Romans 8:16 and John Calvin

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baron

Puritan Board Graduate
Moderators if this is not the right forum please move.

I have a few diffrent questions regarding John Calvin commentaries, KJV, and Latin. I was not sure where to post so I choose this forum. Seeing how a couple questions deal with translations.

Let me start by saying I'm reading Romans in John Calvin commentaries. I'm in chapter 8:16 and the KJV says: The Spirit itself beareth witness with our spirit, that we are the children of God.

In Latin it says: Ipse enim Spiritum simul testificatur spirituai nostro quod sumus filii Dei:

Question 1) I do not know Latin and was wondering if someone who does will translate into English.

On page 299 verse 16 starts The Spirit himself. Plus just about every other bible version I checked say's himself.

Question 2) Is the KJV refering to Spirit as a it? Or is this archaic lanuage? I can't see calling the Spirit a it.

Now here is where I get silly. It just struck me this morning that while reading Romans 8 in the KJV in his commentary, that is not what John Calvin was using.

Question 3) Was he using a Latin text? Is that why they put the Latin side by side with the English?

Question 4) And can the Latin text be trusted seeing how I was told it was Roman Catholic.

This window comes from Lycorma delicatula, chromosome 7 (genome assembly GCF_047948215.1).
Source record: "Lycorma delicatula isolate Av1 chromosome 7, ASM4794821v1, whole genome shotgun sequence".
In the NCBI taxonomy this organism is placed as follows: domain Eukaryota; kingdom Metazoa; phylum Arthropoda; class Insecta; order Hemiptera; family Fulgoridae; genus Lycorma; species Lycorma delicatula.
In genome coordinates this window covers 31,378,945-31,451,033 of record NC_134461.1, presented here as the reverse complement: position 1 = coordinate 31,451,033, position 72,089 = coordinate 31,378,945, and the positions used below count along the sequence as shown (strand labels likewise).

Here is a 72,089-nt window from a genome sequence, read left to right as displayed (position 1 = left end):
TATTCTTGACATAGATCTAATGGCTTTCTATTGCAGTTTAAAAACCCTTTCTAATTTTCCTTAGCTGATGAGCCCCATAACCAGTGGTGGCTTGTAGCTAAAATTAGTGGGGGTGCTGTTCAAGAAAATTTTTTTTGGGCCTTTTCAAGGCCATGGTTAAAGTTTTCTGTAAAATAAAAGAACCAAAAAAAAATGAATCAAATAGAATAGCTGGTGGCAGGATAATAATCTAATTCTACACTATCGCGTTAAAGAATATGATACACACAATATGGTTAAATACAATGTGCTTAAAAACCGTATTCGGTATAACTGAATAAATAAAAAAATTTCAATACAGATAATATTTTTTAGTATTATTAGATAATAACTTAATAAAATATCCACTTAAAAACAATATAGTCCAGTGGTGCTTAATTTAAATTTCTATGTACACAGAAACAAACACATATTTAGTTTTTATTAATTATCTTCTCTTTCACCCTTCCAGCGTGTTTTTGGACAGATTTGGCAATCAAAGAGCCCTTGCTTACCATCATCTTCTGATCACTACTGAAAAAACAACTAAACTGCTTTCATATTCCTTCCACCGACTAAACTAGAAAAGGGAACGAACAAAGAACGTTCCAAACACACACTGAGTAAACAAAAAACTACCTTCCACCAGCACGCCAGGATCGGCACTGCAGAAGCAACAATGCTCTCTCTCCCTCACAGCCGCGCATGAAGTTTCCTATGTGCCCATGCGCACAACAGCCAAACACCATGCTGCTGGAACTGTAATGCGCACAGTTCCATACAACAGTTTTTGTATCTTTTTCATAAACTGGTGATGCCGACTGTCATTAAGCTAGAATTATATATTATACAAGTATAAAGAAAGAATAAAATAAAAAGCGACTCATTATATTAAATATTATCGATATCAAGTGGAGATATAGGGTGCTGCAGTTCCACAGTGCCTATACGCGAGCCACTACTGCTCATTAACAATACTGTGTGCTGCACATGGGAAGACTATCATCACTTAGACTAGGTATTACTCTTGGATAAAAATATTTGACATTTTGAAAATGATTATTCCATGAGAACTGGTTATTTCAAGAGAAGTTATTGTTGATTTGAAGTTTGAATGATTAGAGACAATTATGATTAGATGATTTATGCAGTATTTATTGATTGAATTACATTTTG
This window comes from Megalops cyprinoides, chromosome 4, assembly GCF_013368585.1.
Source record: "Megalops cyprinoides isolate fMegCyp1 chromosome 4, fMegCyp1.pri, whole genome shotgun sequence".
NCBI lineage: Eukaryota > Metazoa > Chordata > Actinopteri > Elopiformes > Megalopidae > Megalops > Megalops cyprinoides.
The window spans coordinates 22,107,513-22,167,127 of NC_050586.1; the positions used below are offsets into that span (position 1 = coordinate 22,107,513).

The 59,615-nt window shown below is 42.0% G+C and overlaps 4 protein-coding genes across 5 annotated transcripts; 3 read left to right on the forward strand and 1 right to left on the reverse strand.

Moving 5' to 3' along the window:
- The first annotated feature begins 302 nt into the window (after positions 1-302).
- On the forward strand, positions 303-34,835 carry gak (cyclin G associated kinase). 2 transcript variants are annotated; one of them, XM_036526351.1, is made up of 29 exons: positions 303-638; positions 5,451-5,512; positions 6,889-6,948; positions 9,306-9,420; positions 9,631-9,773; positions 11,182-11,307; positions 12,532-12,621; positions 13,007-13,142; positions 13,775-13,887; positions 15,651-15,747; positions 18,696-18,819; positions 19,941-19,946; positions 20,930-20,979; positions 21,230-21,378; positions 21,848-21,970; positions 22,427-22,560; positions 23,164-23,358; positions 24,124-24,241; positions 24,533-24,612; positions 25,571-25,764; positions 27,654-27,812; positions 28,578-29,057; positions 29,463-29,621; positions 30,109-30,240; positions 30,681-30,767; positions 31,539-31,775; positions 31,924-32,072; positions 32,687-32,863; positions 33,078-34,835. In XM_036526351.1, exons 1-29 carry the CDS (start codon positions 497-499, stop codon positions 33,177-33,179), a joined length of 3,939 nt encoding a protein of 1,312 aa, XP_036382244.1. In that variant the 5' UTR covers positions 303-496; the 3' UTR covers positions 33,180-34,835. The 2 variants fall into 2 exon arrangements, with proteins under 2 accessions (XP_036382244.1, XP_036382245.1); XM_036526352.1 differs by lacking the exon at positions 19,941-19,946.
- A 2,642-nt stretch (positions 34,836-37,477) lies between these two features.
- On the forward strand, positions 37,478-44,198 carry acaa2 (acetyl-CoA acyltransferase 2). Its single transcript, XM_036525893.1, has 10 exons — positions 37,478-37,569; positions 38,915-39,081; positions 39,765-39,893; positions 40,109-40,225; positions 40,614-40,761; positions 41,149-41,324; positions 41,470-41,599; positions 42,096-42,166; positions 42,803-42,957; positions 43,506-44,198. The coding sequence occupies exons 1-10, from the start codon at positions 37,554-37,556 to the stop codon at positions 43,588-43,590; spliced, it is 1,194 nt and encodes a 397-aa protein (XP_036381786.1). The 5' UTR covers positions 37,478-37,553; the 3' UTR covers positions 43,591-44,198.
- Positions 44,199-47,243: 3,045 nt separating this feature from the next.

Question 5) If Calvin was using inferior Bible text can we trust his commentaries or writtings?

Thank you.
 

VictorBravo

Administrator
Staff member
Ipse is the word you are wondering about, and it can be translated "himself" or "itself."

In the Greek, the reflexive pronoun is neuter, if I recall, so it may be translated "itself."

I really don't think you should be worried how Calvin translated compared to the KJV. Nobody ought to rely upon a gender versus neuter distinction in this passage to argue for or against personhood of the Holy Sprit.

Keep in mind that different languages use personal pronouns differently. Latin-based languages often will say "him" (or even "her") in places where English would say "it," and vice versa. Translation is an art as well as a science and specific choices of how to translate often involve context and presuppositions.

In any event, Calvin knew his languages and knew all about these sorts of issues. And, someone had to translate Calvin into English, which introduces variation too.

Of course, Calvin is not infallible and there are many places one may disagree with him--but it should be done with knowledge because he was a very good scholar. The "itself" vs "himself" distinction, I think, is a pretty minor distraction.
 
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baron

Puritan Board Graduate
In any event, Calvin knew his languages and knew all about these sorts of issues. And, someone had to translate Calvin into English, which introduces variation too.

Thank you. Like I mentioned it was just a silly thought.
 
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